Economic group hopes to lure metal-work service provider

Kelly Flenniken, right, executive director of the Grand Junction Economic Partnership, and her staff such as director of communications Laura Peters, left, are looking at ways to better streamline GJEP’s incentive program.



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Kelly Flenniken, right, executive director of the Grand Junction Economic Partnership, and her staff such as director of communications Laura Peters, left, are looking at ways to better streamline GJEP’s incentive program.

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For years, some businesses have passed up locating in Grand Junction because it lacked general access to a specific manufacturing service called anodizing.

While a few businesses here have their own processes for anodizing metal, a process which strengthens the oxide layer on metal and better allows paint to adhere to it, there is no widespread availability. Most local businesses that need parts anodized ship out those goods and have them shipped back.

That could soon change. In an unprecedented move, the Grand Junction Economic Partnership will alter its incentive program and allow qualified companies to bid on providing the service.

GJEP’s incentive program typically offers cash assistance to primary businesses that work to bring new jobs to the area.

“I do hope that this can all play out the way I envision it,” said Kelly Flenniken, executive director of GJEP. “This could be a great win for the city. From a recruiting standpoint, if this RFP (Request for Proposal) process is successful I’ll tell the whole network (of economic development groups). It may work to bring another business into town.”

For a local company to offer anodizing services to other companies, it must pass a lengthy and expensive certification process and gain approval from agencies such as the U.S. Environmental Protection Agency, said Diane Schwenke, Grand Junction Chamber of Commerce president and chief executive officer. Gaining that certification, called the National Aerospace and Defense Contractors Accreditation Program, or NADCAP, costs between $300,000 and $400,000 and can take up to 18 months, she said.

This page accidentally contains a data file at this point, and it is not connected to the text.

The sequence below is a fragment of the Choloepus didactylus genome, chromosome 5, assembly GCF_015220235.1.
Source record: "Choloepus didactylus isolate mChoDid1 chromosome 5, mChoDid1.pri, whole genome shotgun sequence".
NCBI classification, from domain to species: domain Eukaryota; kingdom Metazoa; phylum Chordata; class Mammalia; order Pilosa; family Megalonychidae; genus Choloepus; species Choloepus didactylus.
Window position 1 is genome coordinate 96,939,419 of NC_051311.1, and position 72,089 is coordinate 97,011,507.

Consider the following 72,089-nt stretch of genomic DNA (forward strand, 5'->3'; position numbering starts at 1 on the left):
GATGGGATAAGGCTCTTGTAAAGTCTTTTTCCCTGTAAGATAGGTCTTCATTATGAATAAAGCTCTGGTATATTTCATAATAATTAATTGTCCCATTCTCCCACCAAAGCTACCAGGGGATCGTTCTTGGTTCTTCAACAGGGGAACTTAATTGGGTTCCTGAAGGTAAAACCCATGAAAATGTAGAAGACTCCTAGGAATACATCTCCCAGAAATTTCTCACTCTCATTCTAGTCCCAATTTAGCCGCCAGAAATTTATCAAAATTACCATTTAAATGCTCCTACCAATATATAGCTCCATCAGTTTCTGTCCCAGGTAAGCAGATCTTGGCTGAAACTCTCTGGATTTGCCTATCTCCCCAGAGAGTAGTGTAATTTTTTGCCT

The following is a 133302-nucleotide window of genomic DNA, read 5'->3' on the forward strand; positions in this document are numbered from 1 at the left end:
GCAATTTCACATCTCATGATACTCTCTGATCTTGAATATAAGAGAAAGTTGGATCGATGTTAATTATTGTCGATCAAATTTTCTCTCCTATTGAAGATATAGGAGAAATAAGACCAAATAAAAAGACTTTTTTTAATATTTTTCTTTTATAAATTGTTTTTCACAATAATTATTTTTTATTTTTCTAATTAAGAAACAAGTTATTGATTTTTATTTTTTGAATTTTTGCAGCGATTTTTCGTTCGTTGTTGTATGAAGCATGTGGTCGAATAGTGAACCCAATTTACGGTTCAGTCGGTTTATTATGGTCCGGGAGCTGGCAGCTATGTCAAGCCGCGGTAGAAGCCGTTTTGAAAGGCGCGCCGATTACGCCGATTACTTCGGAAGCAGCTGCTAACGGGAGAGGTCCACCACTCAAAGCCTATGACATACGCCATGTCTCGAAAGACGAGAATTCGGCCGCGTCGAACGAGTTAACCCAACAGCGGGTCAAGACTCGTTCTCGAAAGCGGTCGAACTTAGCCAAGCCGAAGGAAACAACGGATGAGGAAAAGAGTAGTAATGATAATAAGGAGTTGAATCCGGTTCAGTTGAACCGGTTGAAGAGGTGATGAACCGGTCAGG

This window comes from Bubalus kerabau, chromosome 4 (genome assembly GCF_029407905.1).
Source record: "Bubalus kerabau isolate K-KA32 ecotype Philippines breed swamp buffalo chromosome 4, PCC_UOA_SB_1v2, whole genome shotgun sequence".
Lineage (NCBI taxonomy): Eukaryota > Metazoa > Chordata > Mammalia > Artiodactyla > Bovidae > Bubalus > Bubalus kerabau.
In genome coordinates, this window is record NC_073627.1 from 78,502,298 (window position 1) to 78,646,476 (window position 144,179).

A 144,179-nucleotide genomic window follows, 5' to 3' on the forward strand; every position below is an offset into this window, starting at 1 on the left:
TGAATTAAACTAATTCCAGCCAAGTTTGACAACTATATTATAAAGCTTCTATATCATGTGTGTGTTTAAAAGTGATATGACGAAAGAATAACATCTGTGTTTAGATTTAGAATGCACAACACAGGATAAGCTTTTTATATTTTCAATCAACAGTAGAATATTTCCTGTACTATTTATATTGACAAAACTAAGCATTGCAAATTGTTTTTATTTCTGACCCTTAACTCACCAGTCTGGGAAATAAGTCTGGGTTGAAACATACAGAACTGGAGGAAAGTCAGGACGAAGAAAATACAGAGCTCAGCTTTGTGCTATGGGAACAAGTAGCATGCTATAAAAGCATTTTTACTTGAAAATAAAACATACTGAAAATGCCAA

Those hurdles probably are why no company to date has taken up the challenge to gain certification, Schwenke said.

“It has been something that we’ve lacked for a long time,” she said of a company that offered more access to anodizing. “Several years ago we were working with a company that needed that process and didn’t come here because we didn’t have it. Companies are having to ship (products) out of the valley and ship them back. We end up at a competitive disadvantage.”

Schwenke said she applauds GJEP for “thinking outside the box” to use incentive dollars in a different manner. Economic development analysts have determined that, as a result of the recession, businesses are interested in developing and investing in capital improvements. That often has less to do with adding direct jobs, though it can have the effect of attracting more support businesses, and therefore more jobs, to an area, she said.

“Business is becoming increasingly more high-tech,” Schwenke said. “If that attracts higher-paying jobs to the area, those are the ones we need to have in this community.”

GJEP board members believe there are between four and six qualified local companies that may be interested in bidding on a process to earn funds to launch an anodizing process.

Because GJEP incentive funds are allocated by city councilors through sales tax dollars and are public funds, the group’s board members feel they should be reallocated to a project that benefits the community.

Denny Granum, a GJEP board member since 1983, said small manufacturing companies looking to locate in Grand Junction usually first query about access to a local anodizing process.

“It’s really hard for somebody to go into the anodizing process,” he said. “They have to justify the outlay of money and the attitude of if they build it, they will come. If they do it as a service to the community, we should participate in the cost of it.”



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